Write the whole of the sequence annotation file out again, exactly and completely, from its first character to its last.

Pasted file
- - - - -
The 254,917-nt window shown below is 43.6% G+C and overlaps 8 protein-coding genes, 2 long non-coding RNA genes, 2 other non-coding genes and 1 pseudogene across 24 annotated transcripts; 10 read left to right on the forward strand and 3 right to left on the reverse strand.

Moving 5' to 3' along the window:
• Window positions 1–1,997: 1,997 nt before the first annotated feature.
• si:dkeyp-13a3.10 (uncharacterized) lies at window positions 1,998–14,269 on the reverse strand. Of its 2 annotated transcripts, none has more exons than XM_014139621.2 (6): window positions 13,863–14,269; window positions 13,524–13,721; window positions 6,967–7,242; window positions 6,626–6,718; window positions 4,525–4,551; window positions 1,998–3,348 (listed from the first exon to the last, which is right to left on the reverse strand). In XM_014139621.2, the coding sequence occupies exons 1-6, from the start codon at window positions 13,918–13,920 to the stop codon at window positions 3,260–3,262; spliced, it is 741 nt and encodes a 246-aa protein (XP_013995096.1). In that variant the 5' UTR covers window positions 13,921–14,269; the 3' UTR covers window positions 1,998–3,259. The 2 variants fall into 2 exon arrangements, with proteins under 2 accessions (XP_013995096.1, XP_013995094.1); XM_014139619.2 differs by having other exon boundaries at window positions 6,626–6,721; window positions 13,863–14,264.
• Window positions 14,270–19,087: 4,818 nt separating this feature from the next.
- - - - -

The 254,917-nt window shown below is 43.6% G+C and overlaps 8 protein-coding genes, 2 long non-coding RNA genes, 2 other non-coding genes and 1 pseudogene across 24 annotated transcripts; 10 read left to right on the forward strand and 3 right to left on the reverse strand.

Moving 5' to 3' along the window:
• Window positions 1–1,997: 1,997 nt before the first annotated feature.
• si:dkeyp-13a3.10 (uncharacterized) lies at window positions 1,998–14,269 on the reverse strand. Of its 2 annotated transcripts, none has more exons than XM_014139621.2 (6): window positions 13,863–14,269; window positions 13,524–13,721; window positions 6,967–7,242; window positions 6,626–6,718; window positions 4,525–4,551; window positions 1,998–3,348 (listed from the first exon to the last, which is right to left on the reverse strand). In XM_014139621.2, the coding sequence occupies exons 1-6, from the start codon at window positions 13,918–13,920 to the stop codon at window positions 3,260–3,262; spliced, it is 741 nt and encodes a 246-aa protein (XP_013995096.1). In that variant the 5' UTR covers window positions 13,921–14,269; the 3' UTR covers window positions 1,998–3,259. The 2 variants fall into 2 exon arrangements, with proteins under 2 accessions (XP_013995096.1, XP_013995094.1); XM_014139619.2 differs by having other exon boundaries at window positions 6,626–6,721; window positions 13,863–14,264.
• Window positions 14,270–19,087: 4,818 nt separating this feature from the next.